Meth testing guidelines for properties finally released


Long-awaited methamphetamine testing guidelines for contaminated properties have been released.

The change comes after concerns the previous benchmarks were too low.
Source: 1 NEWS

The previous Health Ministry guidelines were controversial, with critics saying they were far too low and saw people being evicted or properties deemed contaminated unnecessarily.

Twenty-one committee members worked on the standards.

The new standards are 1.5 micrograms per 100 square centimetres for bedrooms, living areas, kitchens, sheds or garages. The previous Ministry of Health guidelines were 0.5 micrograms.

For areas such as crawl spaces the level will be 3.8 micrograms.

It's no surprise when potential buyers want a meth test done, but it may be a surprise who carries out the test.
Source: Seven Sharp

There'll be a two-stage process for sampling and testing for the presence of meth. The first stage will determine if it is present above the limits in the standard, and then a detailed assessment stage to quantify the level and extent of contamination.

Housing New Zealand said as of May 30, 2017, there were 257 properties across the country vacant due to confirmed meth contamination.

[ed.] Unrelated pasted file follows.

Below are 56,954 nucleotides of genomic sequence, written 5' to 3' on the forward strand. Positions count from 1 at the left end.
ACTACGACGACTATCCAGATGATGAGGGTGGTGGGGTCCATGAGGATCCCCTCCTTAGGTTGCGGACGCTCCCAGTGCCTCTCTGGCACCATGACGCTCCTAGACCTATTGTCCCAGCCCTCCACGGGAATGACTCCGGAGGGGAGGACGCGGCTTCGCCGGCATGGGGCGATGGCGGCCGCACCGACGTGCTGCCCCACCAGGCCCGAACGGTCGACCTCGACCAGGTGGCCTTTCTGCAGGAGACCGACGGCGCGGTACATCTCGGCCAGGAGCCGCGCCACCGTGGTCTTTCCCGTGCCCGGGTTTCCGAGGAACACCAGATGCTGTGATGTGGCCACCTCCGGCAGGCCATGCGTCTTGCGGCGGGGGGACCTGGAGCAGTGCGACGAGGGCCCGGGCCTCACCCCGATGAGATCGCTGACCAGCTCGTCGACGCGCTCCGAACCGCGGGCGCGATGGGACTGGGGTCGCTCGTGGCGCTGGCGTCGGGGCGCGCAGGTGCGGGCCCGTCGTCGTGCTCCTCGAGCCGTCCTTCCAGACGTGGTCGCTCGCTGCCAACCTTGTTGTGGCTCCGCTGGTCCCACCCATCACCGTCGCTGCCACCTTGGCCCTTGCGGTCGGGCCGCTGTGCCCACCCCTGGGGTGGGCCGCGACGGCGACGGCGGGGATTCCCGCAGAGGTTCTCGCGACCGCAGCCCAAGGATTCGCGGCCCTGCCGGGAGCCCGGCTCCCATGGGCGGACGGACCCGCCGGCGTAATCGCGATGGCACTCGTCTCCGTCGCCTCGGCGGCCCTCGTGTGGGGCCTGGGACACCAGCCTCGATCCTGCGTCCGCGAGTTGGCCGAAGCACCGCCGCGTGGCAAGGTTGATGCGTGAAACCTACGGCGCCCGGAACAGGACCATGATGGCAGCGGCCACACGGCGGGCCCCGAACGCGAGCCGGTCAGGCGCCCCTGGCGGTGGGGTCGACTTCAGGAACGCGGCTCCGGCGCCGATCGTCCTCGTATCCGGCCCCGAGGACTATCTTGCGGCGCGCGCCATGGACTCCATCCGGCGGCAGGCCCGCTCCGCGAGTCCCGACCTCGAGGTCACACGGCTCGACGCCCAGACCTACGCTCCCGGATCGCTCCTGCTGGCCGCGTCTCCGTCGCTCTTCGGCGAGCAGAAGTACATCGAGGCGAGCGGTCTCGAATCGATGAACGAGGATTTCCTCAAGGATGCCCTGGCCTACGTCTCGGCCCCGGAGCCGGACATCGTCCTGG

Standards New Zealand manager Carmen Mak says it'll provide a benchmark to those in the industry who are making affected homes in New Zealand safe to occupy.

Fair Go has been investigating the meth detection industry; what we found is disturbing.
Source: Fair Go

"Application of the standard will provide assurance that activities such as screening, sampling, testing, assessing and decontamination of contaminated properties, and disposal of their contents, are carried out in accordance with good practice,” says Ms Mak.

Construction Minister Nick Smith said the changes would give people confidence.

"The new standard is a huge step forward in helping home owners and tenants deal with the risks of methamphetamine contamination. It will give people greater confidence and certainty, will result in hundreds fewer properties having to be vacated and save millions in unnecessary decontamination work," Dr Smith said.

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